My research interests are targeted at two families of related proteins, the voltage-gated sodium channels and the voltage-gated calcium channels. They are both part of the ion channel superfamily, the members of which are critically important for transmembrane signaling.
Sodium channels are the key proteins underlying the upstroke of the action potential in excitable cells such as neurons, skeletal and cardiac muscle. As such they are responsible for excitability throughout the body. Because of this they are key drug targets for treating pain (local anesthetics), for treating epilepsy (anticonvulsants) and cardiac arrhythmias (antiarrhythmics). Human mutations in these channels have been linked to a broad variety of diseases including cardiac arrhythmias, epilepsies, and muscle paralyses and myotonias.
Calcium channels also underlie electrical activity in a broad range of cells. In addition, calcium entering through these channels acts as an intracellular trigger a wide variety of biological processes including muscle contraction, synaptic transmission, hormone secretion and initiation of gene transcription. Drugs targeting calcium channels are useful in a treating a range of diseases including hypertension and chronic pain. Like sodium channels, mutations in calcium channels have been implicated in human disorders including autism, migraine, ataxia and muscle paralyses.
Both channels are large, multi-component molecular complexes. The central alpha (alpha1 in calcium channels) subunit is a complex protein with multiple functional domains. In addition, each comprises a family with multiple proteins members.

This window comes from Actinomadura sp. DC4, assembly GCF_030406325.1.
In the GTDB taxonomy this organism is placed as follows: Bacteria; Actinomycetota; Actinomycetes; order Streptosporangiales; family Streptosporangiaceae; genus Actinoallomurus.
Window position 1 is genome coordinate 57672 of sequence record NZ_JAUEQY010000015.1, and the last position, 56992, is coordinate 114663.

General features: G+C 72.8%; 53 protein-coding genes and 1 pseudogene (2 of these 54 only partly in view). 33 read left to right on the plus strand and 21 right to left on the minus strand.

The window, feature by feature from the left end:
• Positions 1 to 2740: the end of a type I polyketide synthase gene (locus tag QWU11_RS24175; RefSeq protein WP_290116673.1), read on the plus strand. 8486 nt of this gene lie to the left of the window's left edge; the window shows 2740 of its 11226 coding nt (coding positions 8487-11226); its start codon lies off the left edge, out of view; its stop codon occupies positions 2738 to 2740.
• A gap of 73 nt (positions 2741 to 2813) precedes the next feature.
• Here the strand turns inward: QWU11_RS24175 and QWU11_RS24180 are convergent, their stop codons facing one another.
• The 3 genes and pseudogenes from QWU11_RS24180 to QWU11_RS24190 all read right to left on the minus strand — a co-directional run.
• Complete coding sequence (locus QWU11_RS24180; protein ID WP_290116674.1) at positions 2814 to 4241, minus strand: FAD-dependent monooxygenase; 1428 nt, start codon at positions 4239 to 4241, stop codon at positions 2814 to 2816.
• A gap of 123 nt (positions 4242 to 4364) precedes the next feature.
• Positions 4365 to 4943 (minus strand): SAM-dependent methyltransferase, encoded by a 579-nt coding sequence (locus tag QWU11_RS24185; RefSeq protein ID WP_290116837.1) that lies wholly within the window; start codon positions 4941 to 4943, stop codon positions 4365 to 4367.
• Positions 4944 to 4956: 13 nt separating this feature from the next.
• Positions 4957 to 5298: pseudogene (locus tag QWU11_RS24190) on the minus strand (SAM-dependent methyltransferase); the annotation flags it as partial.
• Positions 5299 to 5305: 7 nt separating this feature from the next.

We are interested in many facets of these molecules and their role in biology. Most fundamentally, we are interested in the structure and function of the molecules themselves and how that structure allows them to respond to cell membrane voltage. We are interested in how the channels are blocked by drugs and toxins, both because of the information it provides for making more effective drugs and because the shapes of rigid blocking compounds gives us information about the structure of the channel receptor.Modulation of these channels is fundamental to controlling physiological activity in a broad variety of cells and we are interested in the molecular signaling complexes that support that signaling and the pathways involved. Recently our interests have been increasingly directed to specific roles of these channels in biology and disease. In one project, we study populations of clams chronically exposed to paralytic shellfish toxins released by the dinoflagellates that cause red tides in the ocean. The sodium channels of these clams have responded to the toxin by incorporating amino acid substitutions that make them resistant to the toxins. Disease-related projects target understanding the role of defective sodium channels in epilepsy and muscle myotonias.